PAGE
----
I'm incredibly grateful for all the support my teachers have given me over the years, especially my English teachers who fostered a love of reading and learning in me. Despite their best efforts, there are some books school kind of ruined for me. This is a list of these book. The list is ranked, they get worse as we go along.
Video version of this blog is available here: https://www.youtube.com/watch?v=XhghsuJ6jdg&t=2s
Video version of this blog is available here: https://www.youtube.com/watch?v=XhghsuJ6jdg&t=2s
#10. The Red Badge of Courage.
When I was 15, I read this book straight through in one night, not because I had great interest, but because I had forgotten I had a quiz on the next day. That, in and of itself, is never a recipe for fun reading. We hadn’t had any classes on the book yet, we were supposed to read it first and we’d be quizzed to see if we truly read it,and not just sparknotes. It’s about this teenage guy who was a soldier in the Union army in the US Civil War and he deserts during battle and he feels bad about himself. And he struggles to accept his duty as a soldier. This book is fairly low on plot and plumbs the psychology of the main character. I became frustrated that I was being quizzed on plot and yet there wasn’t a lot of plot. The main character’s name is Henry, but he’s constantly referred to as “The Youth” and the dialogue is written in a really strong dialect. The first line of dialogue in the book is "We're goin' t' move t'morrah--sure," and it’s just more of that for another 200 pages. The dialogue takes awhile to read through and combined with the fact that I read this very quickly for a test, I didn’t connect with this book.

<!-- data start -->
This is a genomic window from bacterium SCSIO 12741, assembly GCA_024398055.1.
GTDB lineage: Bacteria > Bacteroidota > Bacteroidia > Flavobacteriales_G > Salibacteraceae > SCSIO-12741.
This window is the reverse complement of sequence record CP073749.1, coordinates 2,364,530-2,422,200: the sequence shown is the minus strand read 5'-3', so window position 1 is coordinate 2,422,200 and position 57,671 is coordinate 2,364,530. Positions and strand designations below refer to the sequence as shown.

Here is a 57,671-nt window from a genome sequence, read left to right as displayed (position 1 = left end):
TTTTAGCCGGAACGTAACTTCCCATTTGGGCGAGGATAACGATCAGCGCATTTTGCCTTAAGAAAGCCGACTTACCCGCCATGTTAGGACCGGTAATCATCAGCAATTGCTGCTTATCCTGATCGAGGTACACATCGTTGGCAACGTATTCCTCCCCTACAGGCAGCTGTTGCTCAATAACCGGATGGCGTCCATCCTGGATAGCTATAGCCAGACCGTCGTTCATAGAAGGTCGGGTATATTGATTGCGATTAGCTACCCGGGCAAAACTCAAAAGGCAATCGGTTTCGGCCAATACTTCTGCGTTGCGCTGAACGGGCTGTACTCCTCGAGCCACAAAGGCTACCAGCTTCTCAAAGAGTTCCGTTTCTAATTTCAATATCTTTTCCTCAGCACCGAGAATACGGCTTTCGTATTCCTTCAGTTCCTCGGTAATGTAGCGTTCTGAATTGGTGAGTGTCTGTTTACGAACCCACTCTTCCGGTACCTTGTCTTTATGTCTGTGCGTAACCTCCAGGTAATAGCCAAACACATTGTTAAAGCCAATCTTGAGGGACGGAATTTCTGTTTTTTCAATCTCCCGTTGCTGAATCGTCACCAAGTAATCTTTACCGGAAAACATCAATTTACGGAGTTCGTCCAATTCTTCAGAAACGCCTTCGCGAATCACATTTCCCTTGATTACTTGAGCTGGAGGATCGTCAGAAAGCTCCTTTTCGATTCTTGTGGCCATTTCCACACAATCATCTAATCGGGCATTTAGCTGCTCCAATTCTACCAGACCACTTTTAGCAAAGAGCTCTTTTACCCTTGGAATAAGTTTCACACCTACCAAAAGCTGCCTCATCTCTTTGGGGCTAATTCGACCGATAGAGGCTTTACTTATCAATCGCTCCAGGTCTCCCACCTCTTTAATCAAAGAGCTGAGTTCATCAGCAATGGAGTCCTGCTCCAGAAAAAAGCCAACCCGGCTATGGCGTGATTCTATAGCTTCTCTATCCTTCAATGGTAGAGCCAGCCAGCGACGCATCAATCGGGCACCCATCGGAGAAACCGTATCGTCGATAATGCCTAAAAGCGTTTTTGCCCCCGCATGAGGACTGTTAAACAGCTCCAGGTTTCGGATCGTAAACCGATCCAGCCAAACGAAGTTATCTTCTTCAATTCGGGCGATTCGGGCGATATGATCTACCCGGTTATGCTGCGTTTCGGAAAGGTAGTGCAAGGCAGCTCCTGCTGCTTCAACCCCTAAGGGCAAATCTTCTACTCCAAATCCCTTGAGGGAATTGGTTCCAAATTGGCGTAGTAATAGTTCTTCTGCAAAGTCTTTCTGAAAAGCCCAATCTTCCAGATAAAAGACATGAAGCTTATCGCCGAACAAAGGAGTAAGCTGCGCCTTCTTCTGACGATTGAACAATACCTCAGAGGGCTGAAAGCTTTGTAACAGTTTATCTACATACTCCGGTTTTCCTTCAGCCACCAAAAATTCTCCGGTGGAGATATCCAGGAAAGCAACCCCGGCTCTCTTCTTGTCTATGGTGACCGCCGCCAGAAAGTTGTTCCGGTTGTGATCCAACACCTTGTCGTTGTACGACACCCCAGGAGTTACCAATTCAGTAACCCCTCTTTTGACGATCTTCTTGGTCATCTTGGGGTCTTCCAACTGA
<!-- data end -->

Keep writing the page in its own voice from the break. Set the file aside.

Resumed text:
#9. Ethan Frome